I Need More of Cousin Greg and Kerry on Succession

Kerry's open disdain for Greg's bumbling idiocy is her defining personality trait, and I love it.

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I Need More of Cousin Greg and Kerry on Succession
Photo:Macall Polay/HBO

Between a heartbreaker of a monologue from “first pancake” Connor on not needing love because he’s never had it, and Logan Roy’s rousing, quasi-dictator speech on the floor of ATN headquarters, the second episode of Succession Season 4 had its moments. Yet, hours after watching and processing the full range of emotions this week’s episode evoked in me, what I’m left thinking about is the latest interaction between the perennially frumpy Cousin Greg and Logan’s razor-sharp assistant slash girlfriend, Kerry.

Amid an episode that centered around Connor’s impending wedding, and the equally impending sale of Waystar Royco to Muskian tech billionaire Lukas Matsson, Greg and Tom—the self-titled Disgusting Brothers—have found themselves in a very separate pickle: how to break it to Kerry, on strict orders from Logan, that she’s horrible on television and can’t be an ATN anchor. After Logan assigns this to Tom, Tom promptly punts it to Greg after explaining to his protege that the situation must be handled extremely delicately: “It’s like Israel-Palestine,” Tom Says. “But much harder and more important.”

That Greg was selected to be the bearer of bad news is comical considering what we learned about his dynamic with Kerry last week, when she chastised Greg for bringing an unvetted, normie date to Logan’s birthday party and treating the event like a “pre-fuck party.” To all of this, Greg responded, “Kerry, you know, I’m not sure this is appropriate.”

This week, things between Greg and Kerry get off to an immediately bumpy start when Kerry zings him with a call-back to last week’s revelation that Greg and his date made an inadvertent sex tape in Logan’s home. “Hey, Kerry, sorry, can I possibly please grab you just for five minutes?” Greg says. Kerry replies, “Why not? You’ve already grabbed every other woman in Manhattan.”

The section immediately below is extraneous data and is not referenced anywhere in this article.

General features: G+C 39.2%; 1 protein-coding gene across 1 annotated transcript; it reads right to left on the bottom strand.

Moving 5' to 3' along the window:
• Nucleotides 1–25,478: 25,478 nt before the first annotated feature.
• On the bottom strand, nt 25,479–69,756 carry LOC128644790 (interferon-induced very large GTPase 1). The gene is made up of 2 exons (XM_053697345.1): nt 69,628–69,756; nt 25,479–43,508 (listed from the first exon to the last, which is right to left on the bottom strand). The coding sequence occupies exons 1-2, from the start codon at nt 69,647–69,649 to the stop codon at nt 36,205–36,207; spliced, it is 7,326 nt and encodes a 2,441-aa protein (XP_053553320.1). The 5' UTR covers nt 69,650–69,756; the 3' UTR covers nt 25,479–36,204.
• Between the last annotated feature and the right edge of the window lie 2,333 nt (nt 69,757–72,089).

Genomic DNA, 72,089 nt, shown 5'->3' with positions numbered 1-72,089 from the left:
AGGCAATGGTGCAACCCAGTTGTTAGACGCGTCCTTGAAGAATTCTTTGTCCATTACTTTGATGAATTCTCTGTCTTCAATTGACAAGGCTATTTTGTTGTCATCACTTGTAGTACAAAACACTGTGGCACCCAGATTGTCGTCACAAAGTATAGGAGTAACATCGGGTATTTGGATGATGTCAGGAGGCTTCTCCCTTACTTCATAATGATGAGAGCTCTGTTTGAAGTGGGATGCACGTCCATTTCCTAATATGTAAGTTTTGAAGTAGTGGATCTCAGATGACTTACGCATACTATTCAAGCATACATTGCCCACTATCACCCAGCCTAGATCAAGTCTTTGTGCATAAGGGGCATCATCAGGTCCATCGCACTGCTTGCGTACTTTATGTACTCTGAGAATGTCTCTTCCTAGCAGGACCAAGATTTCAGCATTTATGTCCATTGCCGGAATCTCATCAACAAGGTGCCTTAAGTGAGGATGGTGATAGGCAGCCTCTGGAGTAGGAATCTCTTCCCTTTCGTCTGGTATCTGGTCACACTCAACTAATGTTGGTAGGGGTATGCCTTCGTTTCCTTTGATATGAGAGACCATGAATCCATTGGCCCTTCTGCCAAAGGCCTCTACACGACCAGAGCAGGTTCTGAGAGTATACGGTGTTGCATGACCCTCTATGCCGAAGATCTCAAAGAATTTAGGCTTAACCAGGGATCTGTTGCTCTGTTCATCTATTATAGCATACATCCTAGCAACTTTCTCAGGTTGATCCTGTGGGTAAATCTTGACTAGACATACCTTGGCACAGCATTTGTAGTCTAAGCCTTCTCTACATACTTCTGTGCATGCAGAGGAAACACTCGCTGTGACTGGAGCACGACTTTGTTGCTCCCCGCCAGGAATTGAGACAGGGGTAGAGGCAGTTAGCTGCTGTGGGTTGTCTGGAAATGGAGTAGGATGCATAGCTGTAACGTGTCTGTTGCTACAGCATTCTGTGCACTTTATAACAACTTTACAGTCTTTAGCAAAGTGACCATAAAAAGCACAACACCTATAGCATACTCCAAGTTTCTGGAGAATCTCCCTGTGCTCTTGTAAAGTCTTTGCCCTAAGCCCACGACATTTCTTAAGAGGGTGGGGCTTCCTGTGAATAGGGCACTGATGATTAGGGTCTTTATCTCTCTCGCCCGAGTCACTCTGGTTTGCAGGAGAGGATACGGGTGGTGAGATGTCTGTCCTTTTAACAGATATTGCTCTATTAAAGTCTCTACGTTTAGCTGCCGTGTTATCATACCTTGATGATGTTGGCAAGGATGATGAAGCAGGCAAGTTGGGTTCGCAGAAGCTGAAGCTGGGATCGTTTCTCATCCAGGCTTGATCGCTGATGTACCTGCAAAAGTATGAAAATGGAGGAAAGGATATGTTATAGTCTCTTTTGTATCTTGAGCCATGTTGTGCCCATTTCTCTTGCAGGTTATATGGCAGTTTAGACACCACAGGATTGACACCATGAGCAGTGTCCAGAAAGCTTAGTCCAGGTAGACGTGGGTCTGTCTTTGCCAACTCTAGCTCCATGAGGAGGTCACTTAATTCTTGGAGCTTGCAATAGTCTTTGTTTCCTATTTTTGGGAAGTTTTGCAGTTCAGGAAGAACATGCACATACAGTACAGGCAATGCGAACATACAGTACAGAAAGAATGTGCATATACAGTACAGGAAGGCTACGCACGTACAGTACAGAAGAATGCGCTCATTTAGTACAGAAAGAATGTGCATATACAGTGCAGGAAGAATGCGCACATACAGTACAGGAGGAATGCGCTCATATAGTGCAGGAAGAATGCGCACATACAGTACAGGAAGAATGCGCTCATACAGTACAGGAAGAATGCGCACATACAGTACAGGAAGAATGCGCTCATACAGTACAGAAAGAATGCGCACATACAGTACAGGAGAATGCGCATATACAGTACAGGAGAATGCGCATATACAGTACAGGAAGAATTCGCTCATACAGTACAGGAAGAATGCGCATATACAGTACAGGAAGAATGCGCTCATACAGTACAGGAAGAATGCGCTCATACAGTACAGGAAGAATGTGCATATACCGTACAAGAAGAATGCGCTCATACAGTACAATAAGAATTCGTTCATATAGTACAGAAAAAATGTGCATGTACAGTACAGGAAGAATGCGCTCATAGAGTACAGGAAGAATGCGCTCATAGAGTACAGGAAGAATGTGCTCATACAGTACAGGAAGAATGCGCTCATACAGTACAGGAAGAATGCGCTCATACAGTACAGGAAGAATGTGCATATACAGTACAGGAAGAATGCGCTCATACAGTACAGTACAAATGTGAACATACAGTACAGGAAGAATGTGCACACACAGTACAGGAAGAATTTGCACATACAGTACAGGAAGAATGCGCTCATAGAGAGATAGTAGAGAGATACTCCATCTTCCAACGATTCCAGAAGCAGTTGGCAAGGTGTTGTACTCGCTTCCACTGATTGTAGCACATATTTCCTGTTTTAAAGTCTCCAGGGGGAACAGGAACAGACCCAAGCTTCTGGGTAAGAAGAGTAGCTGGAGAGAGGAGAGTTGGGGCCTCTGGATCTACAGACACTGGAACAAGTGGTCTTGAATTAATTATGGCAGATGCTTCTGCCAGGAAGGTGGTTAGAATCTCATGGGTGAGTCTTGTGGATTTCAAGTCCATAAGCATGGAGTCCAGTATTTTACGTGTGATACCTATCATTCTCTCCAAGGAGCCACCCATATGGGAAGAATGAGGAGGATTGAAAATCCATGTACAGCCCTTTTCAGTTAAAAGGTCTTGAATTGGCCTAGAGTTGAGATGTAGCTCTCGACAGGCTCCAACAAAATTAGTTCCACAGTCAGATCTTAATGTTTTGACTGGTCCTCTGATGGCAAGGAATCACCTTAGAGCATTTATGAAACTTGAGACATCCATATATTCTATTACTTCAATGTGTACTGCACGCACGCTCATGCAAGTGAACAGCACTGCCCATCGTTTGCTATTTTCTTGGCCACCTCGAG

The confrontation only gets more cringe when Greg tells Kerry, in the most Cousin Greg manner possible, that she isn’t right for the anchor position. “Just as a friend, I—I wanted to give you a heads up on the down-low on what the murmurs are,” he says, before telling her it’s “not a big deal, you know,” but that her arms “aren’t right” and it’ll be “fixable with a few years.” When his words predictably piss Kerry off, Greg pivots to citing a transparently nonexistent focus group to take the fall for the critiques—and then emphasizes that the imagined group is strictly confidential when a skeptical Kerry presses for details. It’s confidential even to Logan, he tells her. “If this focus group isn’t real, I’m going to take you apart like a human string cheese,” Kerry shoots back. “Understand?”

Greg’s comments, and the exchange as a whole, are even funnier in the context of Kerry’s audition tape, which is played at different points throughout the episode. In it, Kerry smiles robotically as she recounts tragic news soundbites and mechanically moves her arms at all the wrong moments. All of it drips with the awkwardness of middle-aged Republican leaders posing together at a conservative conference.

What I adore about this scene, and Greg and Kerry’s interaction last week, is that for Kerry, her dynamic with Greg is essentially the only glimpse we get into her real personality. Much of her scenes on the show are tangential—a quiet word to Logan or his kids, or trying her darndest not to rise to any of Roman or Shiv’s taunts about her relationship with their dad. When she’s with Greg, we’re treated to the utter delight of her razor-sharp tongue, her impatience, and her disdain for stupidity. She emerges as perhaps one of the only characters who isn’t at least mildly gentler to Greg because everyone regards him as a man-child. Greg’s bumbling idiocy is the perfect foil to Kerry’s Type A intensity in both of their scenes together this season. He simply doesn’t stand a chance against her.

Succession is the rare show in which non-main characters—like, say, company henchmen Karl and Frank—develop into familiar and distinct characters of their own without diverting too much screen time from the show’s main family drama du jour. Kerry has thus far fallen relatively under the radar beyond a good throwaway joke or two from Roman about her licking their father’s “omelette nipples.” Kerry and Greg sharing a screen has permanently altered this, and frankly, I find it a charming reprieve from the otherwise emotionally scarring interactions between everyone else lately.

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